Microsoft is experimenting with tabs in File Explorer and other apps on Windows 10 If you're one of many Windows Insiders who have been constantly asking Microsoft to bring tabs to File Explorer, we may have some good news for you. According to sources familiar with the matter, Microsoft is currently experimenting internally with a new feature called "Tabbed Shell", which brings the familiar browser tabbing module to all app windows in Windows 10, including the File Explorer. Windows Central

1950's tax preparation: plugboard programming with an IBM 403 accounting machine Long before computers existed, businesses used electromechanical accounting machines for data processing. These one-ton accounting machines were "programmed" through wiring on a plugboard control panel, allowing them to generate complex business reports from records stored on punched cards. Even though they lacked electronics and used spinning mechanical wheels to add up data, these machines could process more than two cards a second. Ken Shirriff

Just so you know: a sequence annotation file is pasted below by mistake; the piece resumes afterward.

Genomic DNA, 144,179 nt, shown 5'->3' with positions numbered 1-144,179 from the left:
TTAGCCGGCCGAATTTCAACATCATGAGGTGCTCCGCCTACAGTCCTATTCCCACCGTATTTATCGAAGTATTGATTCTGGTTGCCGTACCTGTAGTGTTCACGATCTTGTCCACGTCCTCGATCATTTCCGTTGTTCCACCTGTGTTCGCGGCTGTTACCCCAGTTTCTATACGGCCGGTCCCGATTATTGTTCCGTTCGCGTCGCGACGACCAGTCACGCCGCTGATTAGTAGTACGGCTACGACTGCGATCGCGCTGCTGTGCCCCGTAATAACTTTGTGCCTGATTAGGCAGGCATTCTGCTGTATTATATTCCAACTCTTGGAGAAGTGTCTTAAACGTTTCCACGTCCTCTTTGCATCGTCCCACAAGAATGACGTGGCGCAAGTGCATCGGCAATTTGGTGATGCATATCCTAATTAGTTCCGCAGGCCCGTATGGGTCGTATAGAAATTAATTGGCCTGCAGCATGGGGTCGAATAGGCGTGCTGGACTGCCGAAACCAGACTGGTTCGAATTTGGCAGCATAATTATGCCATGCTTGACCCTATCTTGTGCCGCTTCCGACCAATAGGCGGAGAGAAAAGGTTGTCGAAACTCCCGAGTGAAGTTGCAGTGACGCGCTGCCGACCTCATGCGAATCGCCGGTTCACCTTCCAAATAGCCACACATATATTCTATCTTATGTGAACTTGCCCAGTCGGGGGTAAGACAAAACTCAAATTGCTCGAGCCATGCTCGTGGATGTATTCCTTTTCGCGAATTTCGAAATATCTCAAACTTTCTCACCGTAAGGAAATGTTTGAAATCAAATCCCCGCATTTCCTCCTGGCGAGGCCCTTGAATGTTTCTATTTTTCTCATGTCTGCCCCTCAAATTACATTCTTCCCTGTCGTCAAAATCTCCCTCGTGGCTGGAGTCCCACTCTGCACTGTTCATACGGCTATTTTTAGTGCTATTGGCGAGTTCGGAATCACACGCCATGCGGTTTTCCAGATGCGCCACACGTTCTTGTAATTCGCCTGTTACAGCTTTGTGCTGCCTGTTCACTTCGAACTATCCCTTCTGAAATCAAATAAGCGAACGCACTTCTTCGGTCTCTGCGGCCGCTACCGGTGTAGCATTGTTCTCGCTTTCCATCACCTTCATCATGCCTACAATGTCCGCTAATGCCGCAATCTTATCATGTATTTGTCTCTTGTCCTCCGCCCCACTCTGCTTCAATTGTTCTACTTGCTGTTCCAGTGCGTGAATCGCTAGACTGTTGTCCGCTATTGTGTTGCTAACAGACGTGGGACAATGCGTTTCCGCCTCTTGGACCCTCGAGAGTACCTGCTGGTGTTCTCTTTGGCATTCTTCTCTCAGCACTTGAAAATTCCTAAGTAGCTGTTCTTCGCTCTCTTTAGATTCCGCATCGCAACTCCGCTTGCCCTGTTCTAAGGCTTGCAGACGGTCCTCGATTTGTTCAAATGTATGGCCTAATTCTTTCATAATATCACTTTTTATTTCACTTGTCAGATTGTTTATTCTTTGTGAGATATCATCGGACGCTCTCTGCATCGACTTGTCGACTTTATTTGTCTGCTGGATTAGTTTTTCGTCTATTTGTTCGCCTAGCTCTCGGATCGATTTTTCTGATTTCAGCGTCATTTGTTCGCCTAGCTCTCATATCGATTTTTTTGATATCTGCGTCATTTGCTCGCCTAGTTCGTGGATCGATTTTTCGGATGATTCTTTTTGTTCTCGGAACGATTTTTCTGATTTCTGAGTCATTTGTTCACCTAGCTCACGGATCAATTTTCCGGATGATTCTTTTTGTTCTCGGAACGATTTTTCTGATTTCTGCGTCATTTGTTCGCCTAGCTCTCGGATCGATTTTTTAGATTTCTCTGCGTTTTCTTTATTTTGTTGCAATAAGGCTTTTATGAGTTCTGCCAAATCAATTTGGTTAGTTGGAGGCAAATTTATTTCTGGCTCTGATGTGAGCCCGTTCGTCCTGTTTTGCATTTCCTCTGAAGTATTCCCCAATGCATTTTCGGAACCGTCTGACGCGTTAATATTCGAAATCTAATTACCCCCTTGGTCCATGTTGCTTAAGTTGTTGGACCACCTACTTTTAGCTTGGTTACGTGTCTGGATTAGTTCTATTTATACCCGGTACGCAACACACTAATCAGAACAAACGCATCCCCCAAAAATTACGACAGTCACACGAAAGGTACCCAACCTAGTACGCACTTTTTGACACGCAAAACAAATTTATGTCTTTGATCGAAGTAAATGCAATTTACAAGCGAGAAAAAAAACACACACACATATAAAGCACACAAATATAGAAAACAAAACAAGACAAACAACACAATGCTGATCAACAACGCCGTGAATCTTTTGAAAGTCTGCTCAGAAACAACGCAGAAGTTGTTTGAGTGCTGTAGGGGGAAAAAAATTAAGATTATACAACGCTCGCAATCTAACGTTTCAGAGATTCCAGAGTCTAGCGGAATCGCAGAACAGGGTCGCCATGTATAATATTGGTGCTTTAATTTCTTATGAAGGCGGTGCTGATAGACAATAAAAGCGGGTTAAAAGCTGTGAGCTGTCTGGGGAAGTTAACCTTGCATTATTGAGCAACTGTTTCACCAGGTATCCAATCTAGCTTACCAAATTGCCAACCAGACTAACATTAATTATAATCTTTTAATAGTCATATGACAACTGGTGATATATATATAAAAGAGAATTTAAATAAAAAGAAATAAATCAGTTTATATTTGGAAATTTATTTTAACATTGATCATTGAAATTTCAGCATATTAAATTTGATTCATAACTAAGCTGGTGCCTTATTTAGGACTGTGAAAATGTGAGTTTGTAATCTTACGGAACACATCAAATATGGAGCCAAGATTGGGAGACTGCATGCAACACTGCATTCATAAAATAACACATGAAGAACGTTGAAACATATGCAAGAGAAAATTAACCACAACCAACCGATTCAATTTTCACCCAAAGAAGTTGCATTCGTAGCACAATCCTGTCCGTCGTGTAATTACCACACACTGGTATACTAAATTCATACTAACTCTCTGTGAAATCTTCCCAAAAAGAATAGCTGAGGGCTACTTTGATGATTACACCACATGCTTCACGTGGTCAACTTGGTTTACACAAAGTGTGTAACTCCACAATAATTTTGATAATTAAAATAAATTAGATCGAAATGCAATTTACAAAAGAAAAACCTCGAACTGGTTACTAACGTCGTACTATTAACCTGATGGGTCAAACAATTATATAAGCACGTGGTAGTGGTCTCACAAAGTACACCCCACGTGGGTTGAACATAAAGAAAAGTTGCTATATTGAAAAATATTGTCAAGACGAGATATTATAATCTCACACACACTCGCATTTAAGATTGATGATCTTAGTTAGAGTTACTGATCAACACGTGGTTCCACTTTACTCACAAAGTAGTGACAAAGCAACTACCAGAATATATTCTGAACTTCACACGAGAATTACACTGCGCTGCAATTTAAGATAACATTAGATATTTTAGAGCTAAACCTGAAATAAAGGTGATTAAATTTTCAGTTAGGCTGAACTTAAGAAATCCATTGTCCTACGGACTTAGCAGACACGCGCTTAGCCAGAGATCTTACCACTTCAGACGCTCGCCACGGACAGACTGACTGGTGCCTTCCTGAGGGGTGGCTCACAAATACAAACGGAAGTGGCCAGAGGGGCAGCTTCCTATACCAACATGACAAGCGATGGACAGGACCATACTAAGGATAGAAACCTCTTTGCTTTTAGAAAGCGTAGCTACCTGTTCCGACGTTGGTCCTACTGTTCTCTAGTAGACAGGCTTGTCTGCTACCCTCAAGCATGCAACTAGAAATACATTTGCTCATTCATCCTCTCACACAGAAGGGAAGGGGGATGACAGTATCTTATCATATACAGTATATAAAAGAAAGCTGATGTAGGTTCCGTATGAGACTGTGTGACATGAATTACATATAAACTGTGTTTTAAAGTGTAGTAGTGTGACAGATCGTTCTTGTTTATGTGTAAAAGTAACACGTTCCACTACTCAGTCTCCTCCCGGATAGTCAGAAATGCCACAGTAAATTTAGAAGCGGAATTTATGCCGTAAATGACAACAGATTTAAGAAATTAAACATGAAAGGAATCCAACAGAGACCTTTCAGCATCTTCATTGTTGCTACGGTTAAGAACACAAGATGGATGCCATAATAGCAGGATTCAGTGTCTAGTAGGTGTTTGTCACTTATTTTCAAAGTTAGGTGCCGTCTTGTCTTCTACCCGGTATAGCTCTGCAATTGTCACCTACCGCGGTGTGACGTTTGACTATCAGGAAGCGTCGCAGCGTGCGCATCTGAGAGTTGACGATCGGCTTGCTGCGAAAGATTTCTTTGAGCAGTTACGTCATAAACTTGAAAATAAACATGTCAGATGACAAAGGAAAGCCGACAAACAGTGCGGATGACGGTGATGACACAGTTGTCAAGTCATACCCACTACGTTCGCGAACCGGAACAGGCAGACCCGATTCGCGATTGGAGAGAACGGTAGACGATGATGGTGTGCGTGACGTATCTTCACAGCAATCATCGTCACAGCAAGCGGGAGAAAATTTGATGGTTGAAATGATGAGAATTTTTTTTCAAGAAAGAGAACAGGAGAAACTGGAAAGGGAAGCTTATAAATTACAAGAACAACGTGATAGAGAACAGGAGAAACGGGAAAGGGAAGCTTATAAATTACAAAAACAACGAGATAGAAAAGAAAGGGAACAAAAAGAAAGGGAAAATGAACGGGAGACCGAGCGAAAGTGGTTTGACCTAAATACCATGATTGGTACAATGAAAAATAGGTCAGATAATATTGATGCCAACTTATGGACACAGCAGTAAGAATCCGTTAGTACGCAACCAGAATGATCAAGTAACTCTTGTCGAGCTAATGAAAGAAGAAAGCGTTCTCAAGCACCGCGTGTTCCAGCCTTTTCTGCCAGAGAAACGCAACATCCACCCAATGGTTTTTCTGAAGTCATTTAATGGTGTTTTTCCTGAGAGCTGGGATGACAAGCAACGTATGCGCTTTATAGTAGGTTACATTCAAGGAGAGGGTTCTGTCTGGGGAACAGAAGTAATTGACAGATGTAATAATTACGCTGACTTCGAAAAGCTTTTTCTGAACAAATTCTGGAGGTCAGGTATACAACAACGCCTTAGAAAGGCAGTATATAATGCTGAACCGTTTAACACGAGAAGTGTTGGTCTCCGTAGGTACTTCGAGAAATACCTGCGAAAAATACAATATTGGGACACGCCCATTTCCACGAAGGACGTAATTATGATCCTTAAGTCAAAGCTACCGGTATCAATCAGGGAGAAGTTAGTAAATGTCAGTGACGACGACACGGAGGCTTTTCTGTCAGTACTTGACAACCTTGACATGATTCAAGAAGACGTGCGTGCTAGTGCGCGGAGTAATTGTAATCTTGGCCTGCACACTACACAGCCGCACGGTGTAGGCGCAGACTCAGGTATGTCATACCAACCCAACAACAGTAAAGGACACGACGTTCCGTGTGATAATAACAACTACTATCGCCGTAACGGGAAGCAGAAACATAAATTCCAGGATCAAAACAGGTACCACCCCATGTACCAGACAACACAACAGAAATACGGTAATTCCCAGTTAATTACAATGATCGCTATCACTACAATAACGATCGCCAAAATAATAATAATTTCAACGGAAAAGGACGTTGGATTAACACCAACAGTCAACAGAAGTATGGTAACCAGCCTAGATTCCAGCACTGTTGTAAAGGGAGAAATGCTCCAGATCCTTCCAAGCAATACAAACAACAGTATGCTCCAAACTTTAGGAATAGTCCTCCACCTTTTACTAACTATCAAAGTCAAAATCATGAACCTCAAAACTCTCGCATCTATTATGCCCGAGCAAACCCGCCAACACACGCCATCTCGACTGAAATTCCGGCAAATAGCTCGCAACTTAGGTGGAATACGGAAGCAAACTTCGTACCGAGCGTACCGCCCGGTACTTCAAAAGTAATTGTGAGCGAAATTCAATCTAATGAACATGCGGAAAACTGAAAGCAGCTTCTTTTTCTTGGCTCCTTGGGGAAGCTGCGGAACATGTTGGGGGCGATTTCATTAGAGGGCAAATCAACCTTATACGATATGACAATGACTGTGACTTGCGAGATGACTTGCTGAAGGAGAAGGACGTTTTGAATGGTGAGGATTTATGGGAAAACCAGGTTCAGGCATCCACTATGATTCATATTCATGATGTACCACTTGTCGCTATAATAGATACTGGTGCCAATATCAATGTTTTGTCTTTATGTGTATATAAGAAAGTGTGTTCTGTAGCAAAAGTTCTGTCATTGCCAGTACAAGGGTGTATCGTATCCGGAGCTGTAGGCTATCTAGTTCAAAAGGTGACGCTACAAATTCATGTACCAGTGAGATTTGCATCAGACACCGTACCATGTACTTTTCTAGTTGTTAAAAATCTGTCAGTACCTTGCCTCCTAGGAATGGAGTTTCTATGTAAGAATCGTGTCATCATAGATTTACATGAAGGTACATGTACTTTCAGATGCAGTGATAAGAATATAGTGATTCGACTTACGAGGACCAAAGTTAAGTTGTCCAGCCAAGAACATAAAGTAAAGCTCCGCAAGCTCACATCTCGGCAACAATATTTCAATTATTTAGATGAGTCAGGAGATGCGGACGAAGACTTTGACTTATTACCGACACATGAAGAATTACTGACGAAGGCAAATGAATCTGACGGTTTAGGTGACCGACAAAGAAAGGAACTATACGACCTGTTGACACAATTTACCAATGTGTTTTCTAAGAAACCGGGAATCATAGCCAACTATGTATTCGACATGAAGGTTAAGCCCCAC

Magic AI: These are the optical illusions that trick, fool, and flummox computers There’s a scene in William Gibson’s 2010 novel Zero History, in which a character embarking on a high-stakes raid dons what the narrator refers to as the “ugliest T-shirt” in existence — a garment which renders him invisible to CCTV. In Neal Stephenson’s Snow Crash, a bitmap image is used to transmit a virus that scrambles the brains of hackers, leaping through computer-augmented optic nerves to rot the target’s mind. The Verge